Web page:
I’d be surprised if Andreessen’s highly educated audience actually believed the lump-sum fallacy, but he goes ahead and dismantles it anyway, introducing—as if it were new to his readers—the concept of productivity growth. He argues that when technology makes companies more productive, they pass the savings on to their customers in the form of lower prices, which leaves people with more money to buy more things, which increases demand, which increases production, in a beautiful self-sustaining virtuous cycle of growth. Even better, because technology makes workers more productive, their employers pay them more, so they have even more to spend, meaning growth gets double the juice.
There is a lot wrong with this argument. When companies become more productive, they do not pass the savings on to customers unless forced to do so by competition or regulation. Competition and regulation are weak in many places and in many industries, especially where companies are becoming larger and more dominant – think big box stores in cities where local stores are closing. (And it’s not like Andreessen isn’t aware of this. His “Time to Build” rails against “forces that inhibit market competition” such as oligopolies and regulatory capture.)
What’s more, large companies are more likely than smaller ones to have the technical resources to implement AI and see significant benefit from it—AI is, after all, most useful when there are large amounts of data to master. So AI can even reduce competition and enrich the owners of the companies that use it without lowering prices for their customers.
Then, while technology can make companies more productive, only sometimes makes the individual workers more productive (so-called marginal productivity). In other cases, it just allows companies to automate some of the work and hire fewer people. Book by Daron Acemoglu and Simon Johnson Power and progressa lengthy but invaluable guide to understanding exactly how technology has historically affected jobs, calls it “so-so automation.”
For example, take the self-checkout kiosks in the supermarket. This does not make the remaining cashier staff more productive; nor do they help the supermarket get more customers or sell more goods. They just let some staff go. Lots of technological advances I can improve marginal productivity, but – the book argues – do they do it depends on how companies decide to implement them. Some uses improve worker abilities; others, like so-so automation, only improve the bottom line. And the company often chooses the former only if its workers or the law force it to do so. (Hear Acemoglu talk about it with me on our podcast Have a beautiful future.)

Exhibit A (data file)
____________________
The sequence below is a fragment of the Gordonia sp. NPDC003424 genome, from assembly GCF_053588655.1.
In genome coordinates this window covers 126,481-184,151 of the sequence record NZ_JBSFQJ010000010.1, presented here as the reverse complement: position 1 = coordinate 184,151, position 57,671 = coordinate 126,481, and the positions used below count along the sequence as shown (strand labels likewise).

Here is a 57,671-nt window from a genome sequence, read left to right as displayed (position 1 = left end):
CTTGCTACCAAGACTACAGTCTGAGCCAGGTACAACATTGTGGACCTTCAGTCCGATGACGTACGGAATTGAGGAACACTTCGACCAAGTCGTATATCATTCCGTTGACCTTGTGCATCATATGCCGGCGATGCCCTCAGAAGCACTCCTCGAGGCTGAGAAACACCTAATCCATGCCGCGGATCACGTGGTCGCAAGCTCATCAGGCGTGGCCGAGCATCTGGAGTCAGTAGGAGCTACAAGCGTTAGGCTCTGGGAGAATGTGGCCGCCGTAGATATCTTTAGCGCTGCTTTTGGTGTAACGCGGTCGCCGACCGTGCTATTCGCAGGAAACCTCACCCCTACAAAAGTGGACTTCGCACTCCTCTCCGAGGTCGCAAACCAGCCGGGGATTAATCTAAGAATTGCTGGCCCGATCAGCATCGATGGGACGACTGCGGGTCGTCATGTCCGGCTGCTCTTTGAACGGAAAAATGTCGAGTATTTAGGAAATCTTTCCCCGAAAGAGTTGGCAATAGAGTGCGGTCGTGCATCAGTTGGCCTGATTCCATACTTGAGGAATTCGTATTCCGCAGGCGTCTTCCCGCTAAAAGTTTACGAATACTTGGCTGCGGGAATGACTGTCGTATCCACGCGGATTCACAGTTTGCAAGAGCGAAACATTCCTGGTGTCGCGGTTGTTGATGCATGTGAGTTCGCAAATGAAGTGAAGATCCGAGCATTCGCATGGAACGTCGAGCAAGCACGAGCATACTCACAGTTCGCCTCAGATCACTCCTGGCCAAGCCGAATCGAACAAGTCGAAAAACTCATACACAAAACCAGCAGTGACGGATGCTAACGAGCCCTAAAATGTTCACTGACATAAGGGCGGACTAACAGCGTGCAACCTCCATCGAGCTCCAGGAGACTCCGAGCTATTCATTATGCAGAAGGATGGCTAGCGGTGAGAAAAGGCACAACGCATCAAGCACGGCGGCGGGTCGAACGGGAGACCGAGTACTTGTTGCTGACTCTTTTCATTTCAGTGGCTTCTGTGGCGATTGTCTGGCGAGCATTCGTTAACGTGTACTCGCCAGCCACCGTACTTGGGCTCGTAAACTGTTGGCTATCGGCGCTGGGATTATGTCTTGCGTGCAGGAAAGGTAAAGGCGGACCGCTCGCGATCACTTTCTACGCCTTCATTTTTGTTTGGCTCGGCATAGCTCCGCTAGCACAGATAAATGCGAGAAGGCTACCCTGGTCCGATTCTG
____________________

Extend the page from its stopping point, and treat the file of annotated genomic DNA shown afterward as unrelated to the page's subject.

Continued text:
The real concern about AI and jobs, which Andreessen completely ignores, is that while many people will lose their jobs quickly, new types of jobs—in new industries and markets created by AI—will take longer to emerge, and for many workers retraining will be difficult or unattainable. And it has also happened with every major technological breakthrough to date.
When the rich get richer
Another thing Andreessen would have you believe is that AI will not lead to “enrichment of inequality”. Once again, this is something of a straw man – inequality does not have to be crippled to be worse than it is today. Strangely, Andreessen kind of undercuts his argument here. He says that technology does not lead to inequality because the inventor of the technology has an incentive to make it available to as many people as possible. As a “classic example”, he cites Elon Musk’s scheme to turn Tesla from a luxury brand into a mass-market car – which, he notes, has made Musk “the richest man in the world”.
Yet as Musk became the richest man in the world by bringing Tesla to the masses, and many other technologies also became mainstream, the last 30 years have seen a slow but steady rise in income inequality in the US. Somehow, this doesn’t seem like an argument against technology that promotes inequality.
The Good Stuff
Now we come to the sensible stuff in Andreessen’s oeuvre. Andreessen is right to dismiss the idea that superintelligent AI will destroy humanity. He identifies it as just the latest iteration of a long-standing cultural meme about human creations running amok (Prometheus, the Golem, Frankenstein) and points out that the idea that AI could even to decide to kill us all is a “category error”—i.e. the AI is assumed to have a mind of its own. Instead, he says, AI is “math – code – computers made by people, owned by people, used by people, controlled by people”.
This is absolutely true, a welcome antidote to apocalyptic warnings from the likes of Eliezer Yudkowsky—and completely contradicts Andreessen’s aforementioned claim that giving everyone an “AI trainer” will automatically make the world a better place. As I said before: if humans build, own, use and control artificial intelligence, they will do exactly what they want with it, and that might include frying the planet to a crisp.